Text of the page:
We teach children not to fear monsters. ”Look,” we say, “I’ll show you there’s no one hiding in your closet or under your bed.” But as adults, after collectively witnessing something like the Sandy Hook tragedy, we might find that we believe in monsters, too.
Here’s the problem with that: Some people do commit monstrous acts. But if we simply dismiss people as monsters, we might miss the opportunity to give them treatment. We might miss a chance at prevention.
On my ride to work today, I had the misfortune to hear the executive director of the NRA speaking out in response to the tragedy. He led with talk about the monsters that walk among us, and how nothing can stop them. Nothing, that is, except for more violence. ”The only thing that stops a bad man with a gun,” he said, “is a good man with a gun.”
The source of the trouble, in his view, is the glamorization of violence through video games and movies, and the media that makes celebrities out of killers, and most importantly, fails to look deeply at an issue and instead vilifies the gun. ”When,” he asked, “did the word ‘gun’ automatically become a bad word?”
Now, the speech has been widely criticized by folks on the left and the right. Even some NRA members are outraged. The leadership of the NRA has an agenda: They want us to put more armed guards in the schools and who, by coincidence, happens to have the best training programs for armed guards? Why, that’s the NRA!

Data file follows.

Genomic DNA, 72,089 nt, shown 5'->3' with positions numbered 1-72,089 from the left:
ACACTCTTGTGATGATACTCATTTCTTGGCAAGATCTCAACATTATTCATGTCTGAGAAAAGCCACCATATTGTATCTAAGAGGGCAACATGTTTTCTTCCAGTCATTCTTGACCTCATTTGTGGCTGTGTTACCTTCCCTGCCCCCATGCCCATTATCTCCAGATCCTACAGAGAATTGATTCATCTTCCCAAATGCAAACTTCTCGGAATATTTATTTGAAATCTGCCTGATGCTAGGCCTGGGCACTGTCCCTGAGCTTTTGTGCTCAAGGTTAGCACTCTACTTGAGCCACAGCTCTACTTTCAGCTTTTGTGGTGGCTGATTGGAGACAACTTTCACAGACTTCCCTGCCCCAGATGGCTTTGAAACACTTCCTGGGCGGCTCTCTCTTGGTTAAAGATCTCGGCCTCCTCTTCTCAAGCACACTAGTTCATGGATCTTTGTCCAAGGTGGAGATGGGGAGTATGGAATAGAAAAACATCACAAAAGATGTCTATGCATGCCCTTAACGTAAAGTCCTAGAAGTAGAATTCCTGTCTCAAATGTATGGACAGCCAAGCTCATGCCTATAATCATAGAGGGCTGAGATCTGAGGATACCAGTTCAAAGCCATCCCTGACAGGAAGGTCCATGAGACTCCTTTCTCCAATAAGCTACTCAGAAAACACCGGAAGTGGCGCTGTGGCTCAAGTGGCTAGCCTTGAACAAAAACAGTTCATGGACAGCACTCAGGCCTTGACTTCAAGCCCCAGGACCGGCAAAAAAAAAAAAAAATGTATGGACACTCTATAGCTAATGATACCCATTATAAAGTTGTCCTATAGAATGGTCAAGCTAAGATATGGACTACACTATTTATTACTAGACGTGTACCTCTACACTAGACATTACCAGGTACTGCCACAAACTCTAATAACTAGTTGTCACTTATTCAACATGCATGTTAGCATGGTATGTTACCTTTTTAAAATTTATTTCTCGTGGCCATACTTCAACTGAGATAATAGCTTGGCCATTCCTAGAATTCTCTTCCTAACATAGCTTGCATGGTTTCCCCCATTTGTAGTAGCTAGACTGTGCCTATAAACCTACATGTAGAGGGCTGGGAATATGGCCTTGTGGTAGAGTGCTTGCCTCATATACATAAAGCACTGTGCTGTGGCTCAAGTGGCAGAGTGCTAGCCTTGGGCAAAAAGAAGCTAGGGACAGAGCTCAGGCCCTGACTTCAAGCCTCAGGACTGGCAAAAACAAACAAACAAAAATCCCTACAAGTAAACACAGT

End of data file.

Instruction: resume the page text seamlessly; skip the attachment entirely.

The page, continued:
But while the speech seemed extreme, a recent poll found that a majority of Americans said they’re in favor of armed guards in schools. And I wonder if that’s in part because of all the talk about monsters. The director of the NRA is deflecting because he doesn’t want us to look at the number of rounds a monster is able to fire every second without having to reload. But there are a lot of people who think of Adam Lanza and those like him as monsters, and in …